Jesus uses glory as the means to show He existed before His incarnation:
1 When Jesus had spoken these words, he lifted up his eyes to heaven, and said, “Father, the hour has come; glorify your Son that the Son may glorify you, 2 since you have given him authority over all flesh, to give eternal life to all whom you have given him. 3 And this is eternal life, that they know you, the only true God, and Jesus Christ whom you have sent. 4 I glorified you on earth, having accomplished the work that you gave me to do. 5 And now, Father, glorify me in your own presence with the glory that I had with you before the world existed. (John 17) [ESV]
First, since the Father sent Him, Jesus had to be in existence before He arrived. Second, Jesus requests to be glorified in His Father's presence with the glory He had [in His Father's presence] before the world existed. This is something which He had with the Father before being sent. The Greek is εἶχον, the imperfect tense of ἔχω "to possess." This displays an internal aspect. "That is, it portrays action from within the event, without regard for beginning or end."
This leads to two conclusions. First, Jesus could not have been created. For if He had been created, He would need to ask to be restored to the glory He had received from the Father. Second, the glory is that which the Father [still] possesses, and so this glory, like the Father, must have no beginning. Therefore, this is not only a statement of existence before being sent; it is made in terms which requires equality of pre-existence with the Father.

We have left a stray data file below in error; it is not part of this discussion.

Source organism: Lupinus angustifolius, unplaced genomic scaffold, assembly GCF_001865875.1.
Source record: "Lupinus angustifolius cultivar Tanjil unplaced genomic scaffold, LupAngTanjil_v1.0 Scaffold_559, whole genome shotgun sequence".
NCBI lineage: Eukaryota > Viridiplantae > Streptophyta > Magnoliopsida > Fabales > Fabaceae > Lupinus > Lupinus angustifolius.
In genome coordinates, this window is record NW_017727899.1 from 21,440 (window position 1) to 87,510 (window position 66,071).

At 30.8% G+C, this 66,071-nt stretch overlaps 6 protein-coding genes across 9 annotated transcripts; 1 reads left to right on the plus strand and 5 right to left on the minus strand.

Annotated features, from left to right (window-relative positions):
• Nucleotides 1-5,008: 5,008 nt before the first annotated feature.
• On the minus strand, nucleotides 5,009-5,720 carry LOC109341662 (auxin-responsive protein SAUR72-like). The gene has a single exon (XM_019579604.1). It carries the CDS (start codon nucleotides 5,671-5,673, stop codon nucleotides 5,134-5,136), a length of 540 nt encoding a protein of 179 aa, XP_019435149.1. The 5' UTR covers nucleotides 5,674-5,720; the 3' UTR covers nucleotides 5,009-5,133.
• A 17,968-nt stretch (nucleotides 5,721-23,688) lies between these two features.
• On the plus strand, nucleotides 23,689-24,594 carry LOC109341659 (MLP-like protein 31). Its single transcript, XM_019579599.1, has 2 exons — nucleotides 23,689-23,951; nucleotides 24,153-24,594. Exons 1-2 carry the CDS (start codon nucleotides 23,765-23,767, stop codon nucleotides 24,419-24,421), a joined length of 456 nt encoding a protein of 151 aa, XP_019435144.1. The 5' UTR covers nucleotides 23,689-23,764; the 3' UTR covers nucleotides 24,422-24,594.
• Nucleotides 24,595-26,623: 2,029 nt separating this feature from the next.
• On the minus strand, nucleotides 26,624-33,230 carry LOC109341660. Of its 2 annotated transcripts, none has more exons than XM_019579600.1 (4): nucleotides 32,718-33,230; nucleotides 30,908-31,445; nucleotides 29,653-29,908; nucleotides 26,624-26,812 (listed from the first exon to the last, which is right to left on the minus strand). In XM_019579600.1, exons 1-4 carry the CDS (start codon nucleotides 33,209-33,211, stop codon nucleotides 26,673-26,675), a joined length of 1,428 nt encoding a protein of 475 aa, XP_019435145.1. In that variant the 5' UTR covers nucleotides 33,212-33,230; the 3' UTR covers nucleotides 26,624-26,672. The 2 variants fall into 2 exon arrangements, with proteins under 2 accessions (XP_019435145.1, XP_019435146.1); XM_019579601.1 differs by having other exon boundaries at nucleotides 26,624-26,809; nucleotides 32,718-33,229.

Based upon the Old Testament, Jesus' request is consistent with His deity:
8 I am the LORD; that is my name; my glory I give to no other, nor my praise to carved idols. 9 Behold, the former things have come to pass, and new things I now declare; before they spring forth I tell you of them.” (Isaiah 42)
Jesus is not getting the Father's glory: He is sharing in it. Moreover, the "new thing" was to glorify the Father on earth.
"Glory" also points back to the Prologue:
And the Word became flesh and dwelt among us, and we have seen his glory, glory as of the only Son from the Father, full of grace and truth. (John 1:1)
Therefore, when the Father answered Jesus' prayer and showed the disciples this glory after the Crucifixion, the prophecy in Isaiah was fulfilled:
And the glory of the LORD shall be revealed,
and all flesh shall see it together,
for the mouth of the LORD has spoken.” (Isaiah 40:5)
1. Daniel B. Wallace, Greek Grammar: Beyond the Basics An Exegetical Syntax of the New Testament, Zondervan, 1996, p. 541